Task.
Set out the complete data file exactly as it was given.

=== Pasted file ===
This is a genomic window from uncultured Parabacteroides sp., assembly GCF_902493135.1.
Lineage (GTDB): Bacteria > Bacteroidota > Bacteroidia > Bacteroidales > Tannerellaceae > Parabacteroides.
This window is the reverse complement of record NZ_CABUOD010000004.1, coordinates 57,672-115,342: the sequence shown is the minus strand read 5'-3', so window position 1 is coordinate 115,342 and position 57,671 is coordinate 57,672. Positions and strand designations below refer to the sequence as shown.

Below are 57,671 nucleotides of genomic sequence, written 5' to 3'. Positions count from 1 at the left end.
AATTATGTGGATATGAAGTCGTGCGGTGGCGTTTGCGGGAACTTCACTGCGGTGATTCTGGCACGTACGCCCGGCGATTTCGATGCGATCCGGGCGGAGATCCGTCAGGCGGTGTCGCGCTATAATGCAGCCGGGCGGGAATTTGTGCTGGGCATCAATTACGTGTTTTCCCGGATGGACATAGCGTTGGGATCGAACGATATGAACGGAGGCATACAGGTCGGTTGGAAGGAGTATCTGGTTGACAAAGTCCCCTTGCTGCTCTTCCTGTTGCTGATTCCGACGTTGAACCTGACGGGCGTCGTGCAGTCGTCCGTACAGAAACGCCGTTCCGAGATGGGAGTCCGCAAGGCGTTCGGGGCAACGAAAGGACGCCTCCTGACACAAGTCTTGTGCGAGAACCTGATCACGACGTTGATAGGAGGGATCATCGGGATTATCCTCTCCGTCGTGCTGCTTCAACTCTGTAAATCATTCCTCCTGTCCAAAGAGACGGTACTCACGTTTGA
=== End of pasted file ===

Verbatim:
This is a genomic window from uncultured Parabacteroides sp., assembly GCF_902493135.1.
Lineage (GTDB): Bacteria > Bacteroidota > Bacteroidia > Bacteroidales > Tannerellaceae > Parabacteroides.
This window is the reverse complement of record NZ_CABUOD010000004.1, coordinates 57,672-115,342: the sequence shown is the minus strand read 5'-3', so window position 1 is coordinate 115,342 and position 57,671 is coordinate 57,672. Positions and strand designations below refer to the sequence as shown.

Below are 57,671 nucleotides of genomic sequence, written 5' to 3'. Positions count from 1 at the left end.
AATTATGTGGATATGAAGTCGTGCGGTGGCGTTTGCGGGAACTTCACTGCGGTGATTCTGGCACGTACGCCCGGCGATTTCGATGCGATCCGGGCGGAGATCCGTCAGGCGGTGTCGCGCTATAATGCAGCCGGGCGGGAATTTGTGCTGGGCATCAATTACGTGTTTTCCCGGATGGACATAGCGTTGGGATCGAACGATATGAACGGAGGCATACAGGTCGGTTGGAAGGAGTATCTGGTTGACAAAGTCCCCTTGCTGCTCTTCCTGTTGCTGATTCCGACGTTGAACCTGACGGGCGTCGTGCAGTCGTCCGTACAGAAACGCCGTTCCGAGATGGGAGTCCGCAAGGCGTTCGGGGCAACGAAAGGACGCCTCCTGACACAAGTCTTGTGCGAGAACCTGATCACGACGTTGATAGGAGGGATCATCGGGATTATCCTCTCCGTCGTGCTGCTTCAACTCTGTAAATCATTCCTCCTGTCCAAAGAGACGGTACTCACGTTTGA